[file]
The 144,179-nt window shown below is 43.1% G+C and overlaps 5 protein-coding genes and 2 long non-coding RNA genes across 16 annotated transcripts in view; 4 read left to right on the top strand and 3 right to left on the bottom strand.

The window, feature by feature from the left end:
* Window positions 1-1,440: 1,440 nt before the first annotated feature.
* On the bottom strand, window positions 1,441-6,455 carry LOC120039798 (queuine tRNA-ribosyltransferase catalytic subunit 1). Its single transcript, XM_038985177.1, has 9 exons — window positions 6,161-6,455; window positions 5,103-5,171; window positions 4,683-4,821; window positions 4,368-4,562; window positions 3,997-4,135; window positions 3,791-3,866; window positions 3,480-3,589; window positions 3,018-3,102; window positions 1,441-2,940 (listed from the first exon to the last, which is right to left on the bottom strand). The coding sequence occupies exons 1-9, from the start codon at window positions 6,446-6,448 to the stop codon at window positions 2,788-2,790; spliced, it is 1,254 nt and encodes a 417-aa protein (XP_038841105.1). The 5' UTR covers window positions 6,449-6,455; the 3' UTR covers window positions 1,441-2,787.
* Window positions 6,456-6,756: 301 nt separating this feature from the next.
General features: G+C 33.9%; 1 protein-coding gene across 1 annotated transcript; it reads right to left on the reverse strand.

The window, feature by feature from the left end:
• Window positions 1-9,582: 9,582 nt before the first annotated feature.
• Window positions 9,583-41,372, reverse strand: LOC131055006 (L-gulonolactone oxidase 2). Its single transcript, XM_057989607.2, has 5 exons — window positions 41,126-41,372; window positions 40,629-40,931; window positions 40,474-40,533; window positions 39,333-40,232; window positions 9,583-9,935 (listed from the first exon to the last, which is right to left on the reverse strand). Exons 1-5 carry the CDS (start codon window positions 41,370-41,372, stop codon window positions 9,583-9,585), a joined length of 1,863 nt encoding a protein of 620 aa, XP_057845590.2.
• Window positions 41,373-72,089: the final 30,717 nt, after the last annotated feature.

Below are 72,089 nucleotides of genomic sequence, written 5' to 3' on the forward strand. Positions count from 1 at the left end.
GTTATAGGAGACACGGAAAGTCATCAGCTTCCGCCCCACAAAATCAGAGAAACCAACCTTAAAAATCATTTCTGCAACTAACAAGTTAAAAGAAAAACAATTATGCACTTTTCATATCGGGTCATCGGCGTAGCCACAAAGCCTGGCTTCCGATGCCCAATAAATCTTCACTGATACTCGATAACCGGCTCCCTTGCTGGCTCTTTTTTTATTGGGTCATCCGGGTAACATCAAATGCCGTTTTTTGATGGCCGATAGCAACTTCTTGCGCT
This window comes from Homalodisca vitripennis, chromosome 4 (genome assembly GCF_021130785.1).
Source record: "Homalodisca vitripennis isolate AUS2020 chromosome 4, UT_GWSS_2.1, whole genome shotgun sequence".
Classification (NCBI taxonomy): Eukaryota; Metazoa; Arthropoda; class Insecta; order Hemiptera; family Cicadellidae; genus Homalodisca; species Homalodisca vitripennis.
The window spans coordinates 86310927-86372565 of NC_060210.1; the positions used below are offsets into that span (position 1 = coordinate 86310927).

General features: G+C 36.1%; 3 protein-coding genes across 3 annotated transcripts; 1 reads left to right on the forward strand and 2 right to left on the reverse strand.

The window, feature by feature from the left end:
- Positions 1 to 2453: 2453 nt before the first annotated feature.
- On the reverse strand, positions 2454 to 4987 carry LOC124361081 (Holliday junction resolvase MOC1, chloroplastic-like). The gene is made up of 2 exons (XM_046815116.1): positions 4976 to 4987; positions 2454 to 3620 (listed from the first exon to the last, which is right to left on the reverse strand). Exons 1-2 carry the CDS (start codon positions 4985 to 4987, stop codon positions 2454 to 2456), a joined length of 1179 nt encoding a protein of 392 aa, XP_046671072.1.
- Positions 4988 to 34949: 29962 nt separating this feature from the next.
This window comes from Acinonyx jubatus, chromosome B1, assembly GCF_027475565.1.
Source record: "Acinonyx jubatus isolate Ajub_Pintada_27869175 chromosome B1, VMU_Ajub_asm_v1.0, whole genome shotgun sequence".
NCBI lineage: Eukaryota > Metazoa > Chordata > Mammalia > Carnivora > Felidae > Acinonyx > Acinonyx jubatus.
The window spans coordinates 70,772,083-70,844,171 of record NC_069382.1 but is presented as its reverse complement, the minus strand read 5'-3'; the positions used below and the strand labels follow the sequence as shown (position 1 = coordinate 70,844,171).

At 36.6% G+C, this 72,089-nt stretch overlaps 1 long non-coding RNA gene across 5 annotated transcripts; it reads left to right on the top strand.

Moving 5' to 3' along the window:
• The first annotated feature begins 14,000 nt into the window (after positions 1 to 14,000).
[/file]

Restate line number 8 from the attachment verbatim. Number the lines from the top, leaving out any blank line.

• Window positions 1-9,582: 9,582 nt before the first annotated feature.